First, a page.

I met a lovely lady this morning, at a party in the Day Centre within our local Hospice. It was a party for all of us who volunteer there. She told me, long before we asked each other our names, that she did Philosophy. She told me why, and told me where I could do it too, and I was very taken with her. She told me she has had to struggle with being judgemental, and that it has taught her to live in the now and to not be judgemental any more. Gosh I thought, loads of people spend loads of time and money trying to live in the now. Clever lady. With that, she said she must mingle and off she went, leaving my Now and entering into a whole group of other Nows.
So I stayed where I was and thought of Philosophy. I thought idly that if an Artist sat down in Bognor Regis, along the lines of a butterfly flapping its wings somewhere, would that cause the Nikkei index to crash somewhere else, along the lines of the butterfly wings causing an avalanche on the other side of the globe? I liked this. Cause and effect. I remembered that when I was a small child, my father used to drive me mad, pointing to a bottle on the table and saying How do I know that this bottle is still in the room if I go out of the room and can't see it? What if, I thought, my paintings only exist if you are able to see them, and they are not really there at all when you turn your back? Oh goodness. How funny. I sell my clients paintings that disappear when they turn their backs, and only reappear when they turn round again. Or do they?
My own philosophy then. What is my own philosophy? I have thought about this and I don't think I have one. Do you have one? Do you have a philosophy to cover your life, your actions, your beliefs? I do have beliefs that could be called philosophical, like Love is better than Hate, and We are all but Shadows in the Cave of Life and so on. Keep it Simple is a good one to begin with, and would make sense. Though if that was my only philosophy, and I stuck to it all the time, I would be dreadfully boring. The Keep it Simple philosophy would be become a motto and I would be rather constrained by it. Perhaps one needs more than one philosophy. A simple central fundamental one, with others like ever increasing circles around it to mop up all the mood changes, the variations, the different angles, and to make it OK to not quite stick to it if the situation changes. So Keep it Simple would be the basic philosophy, and the concentric circles may be It's not so Simple, then Complicated is OK, then Complicated and Simple Paradox, leading outwards to Chaos is Fun and ending up with Pass the Axe I'm Coming In.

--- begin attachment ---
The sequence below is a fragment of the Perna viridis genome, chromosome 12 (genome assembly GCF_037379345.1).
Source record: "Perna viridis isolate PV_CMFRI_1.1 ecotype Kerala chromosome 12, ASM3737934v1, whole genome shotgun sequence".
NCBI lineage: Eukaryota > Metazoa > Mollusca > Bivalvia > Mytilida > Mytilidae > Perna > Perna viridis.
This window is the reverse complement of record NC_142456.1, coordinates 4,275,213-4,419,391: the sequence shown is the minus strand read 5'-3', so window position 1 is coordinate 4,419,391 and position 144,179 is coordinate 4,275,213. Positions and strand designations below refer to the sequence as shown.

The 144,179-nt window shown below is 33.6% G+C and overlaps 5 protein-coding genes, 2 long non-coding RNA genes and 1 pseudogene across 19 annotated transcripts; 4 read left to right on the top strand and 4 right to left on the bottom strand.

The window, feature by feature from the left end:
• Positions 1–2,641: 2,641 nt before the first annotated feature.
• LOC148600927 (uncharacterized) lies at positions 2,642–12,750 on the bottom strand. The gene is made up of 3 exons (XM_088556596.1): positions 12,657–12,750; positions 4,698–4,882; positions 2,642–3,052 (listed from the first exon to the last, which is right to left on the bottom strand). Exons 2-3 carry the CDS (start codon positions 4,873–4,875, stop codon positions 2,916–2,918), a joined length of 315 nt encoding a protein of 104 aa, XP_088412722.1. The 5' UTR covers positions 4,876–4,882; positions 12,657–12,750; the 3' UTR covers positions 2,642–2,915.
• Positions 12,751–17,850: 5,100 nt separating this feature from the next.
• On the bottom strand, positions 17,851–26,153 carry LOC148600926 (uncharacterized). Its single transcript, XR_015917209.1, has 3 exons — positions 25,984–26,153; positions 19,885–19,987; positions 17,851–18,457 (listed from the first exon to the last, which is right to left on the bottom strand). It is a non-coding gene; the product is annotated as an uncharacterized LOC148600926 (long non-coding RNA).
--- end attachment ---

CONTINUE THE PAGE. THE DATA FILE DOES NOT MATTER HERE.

I don't have a philosophy. I hadn't really thought about it until I met the Day Hospice philosopher. I have mottoes, I have ever changing beliefs and ideas, and I often haven't a clue what I am talking about. Like now. But, I can make that my philosophy; Not knowing what you are Talking about is the Font of all Wisdom. I expect someone else has already done that though, it sounds rather sensible and both vague and controversial enough to provoke at least some discussion.
Maybe I shall think of a personal philosophy. All is flux, I am told. This is flux in action. I like to keep things simple, I like the idea that all is random and I also like the idea that all is not random. I love the flux idea. I looked up a list of philosophies and was thrilled that these were listed amongst the hundred or so other philosophies- Chaos Theory, Defeatism, Digital Philosophy, Fanaticism, Leaderless Resistance and Voluntaryism. This is the tip of the iceburg, I could have stopped at Universal Reconciliation and been relieved to find that they believe that all beings, despite their sins, are reconciled at some point with God. I did stop at Quietism, because I like quiet, and read that - "By re-formulating supposed problems in a way that makes the misguided reasoning from which they arise apparent, the quietist hopes to put an end to man's confusion, and help return to a state of intellectual quietude." It was the intellectual quietitude after having my problems reformulated and my misguided reasoning blown to bits, that appealed to me. So, then, I shall be a Quietist. I picture myself sitting quietly on a chair by the window looking blissfully vacant, having returned at last to some intellectual quietitude, as the children riot around me. There is our mother, they will say. It is a good thing that her supposed problems were only a product of her misguided reasoning. Isn't it a relief that she has now become intellectually quiet. And even though she looks goofy now, she will, at some point, be reconciled with God.
My philosophy then, according to me, is that we should all be Quiet. That, and that although other people are often right, I am always right. (With reference there to Lucy Martin, author, linguist, entrepreneur and party animal, who said it to me when I was not very articulate and immediately I found my voice. Thank you Lucy Martin. You are right.)
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